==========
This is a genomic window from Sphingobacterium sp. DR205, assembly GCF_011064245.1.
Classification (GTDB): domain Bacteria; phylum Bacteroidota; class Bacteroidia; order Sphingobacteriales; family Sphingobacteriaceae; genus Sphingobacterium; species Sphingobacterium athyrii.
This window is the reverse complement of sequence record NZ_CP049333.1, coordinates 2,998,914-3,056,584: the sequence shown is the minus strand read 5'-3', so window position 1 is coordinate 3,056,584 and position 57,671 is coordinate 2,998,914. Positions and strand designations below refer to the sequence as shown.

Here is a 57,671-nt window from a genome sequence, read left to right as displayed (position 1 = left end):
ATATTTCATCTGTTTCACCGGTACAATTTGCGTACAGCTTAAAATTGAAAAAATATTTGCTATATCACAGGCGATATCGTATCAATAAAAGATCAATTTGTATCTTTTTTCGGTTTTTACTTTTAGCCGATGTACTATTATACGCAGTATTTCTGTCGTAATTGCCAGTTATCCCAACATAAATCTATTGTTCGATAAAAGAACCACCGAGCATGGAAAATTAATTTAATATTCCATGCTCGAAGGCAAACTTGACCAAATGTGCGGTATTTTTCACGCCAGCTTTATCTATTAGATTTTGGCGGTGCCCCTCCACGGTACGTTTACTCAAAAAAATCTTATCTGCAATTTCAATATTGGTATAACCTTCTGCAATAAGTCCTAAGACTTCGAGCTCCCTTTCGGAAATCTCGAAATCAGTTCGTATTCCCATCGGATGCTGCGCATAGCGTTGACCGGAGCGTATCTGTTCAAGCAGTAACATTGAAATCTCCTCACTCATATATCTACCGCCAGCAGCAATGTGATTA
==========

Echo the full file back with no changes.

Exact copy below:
This is a genomic window from Sphingobacterium sp. DR205, assembly GCF_011064245.1.
Classification (GTDB): domain Bacteria; phylum Bacteroidota; class Bacteroidia; order Sphingobacteriales; family Sphingobacteriaceae; genus Sphingobacterium; species Sphingobacterium athyrii.
This window is the reverse complement of sequence record NZ_CP049333.1, coordinates 2,998,914-3,056,584: the sequence shown is the minus strand read 5'-3', so window position 1 is coordinate 3,056,584 and position 57,671 is coordinate 2,998,914. Positions and strand designations below refer to the sequence as shown.

Here is a 57,671-nt window from a genome sequence, read left to right as displayed (position 1 = left end):
ATATTTCATCTGTTTCACCGGTACAATTTGCGTACAGCTTAAAATTGAAAAAATATTTGCTATATCACAGGCGATATCGTATCAATAAAAGATCAATTTGTATCTTTTTTCGGTTTTTACTTTTAGCCGATGTACTATTATACGCAGTATTTCTGTCGTAATTGCCAGTTATCCCAACATAAATCTATTGTTCGATAAAAGAACCACCGAGCATGGAAAATTAATTTAATATTCCATGCTCGAAGGCAAACTTGACCAAATGTGCGGTATTTTTCACGCCAGCTTTATCTATTAGATTTTGGCGGTGCCCCTCCACGGTACGTTTACTCAAAAAAATCTTATCTGCAATTTCAATATTGGTATAACCTTCTGCAATAAGTCCTAAGACTTCGAGCTCCCTTTCGGAAATCTCGAAATCAGTTCGTATTCCCATCGGATGCTGCGCATAGCGTTGACCGGAGCGTATCTGTTCAAGCAGTAACATTGAAATCTCCTCACTCATATATCTACCGCCAGCAGCAATGTGATTA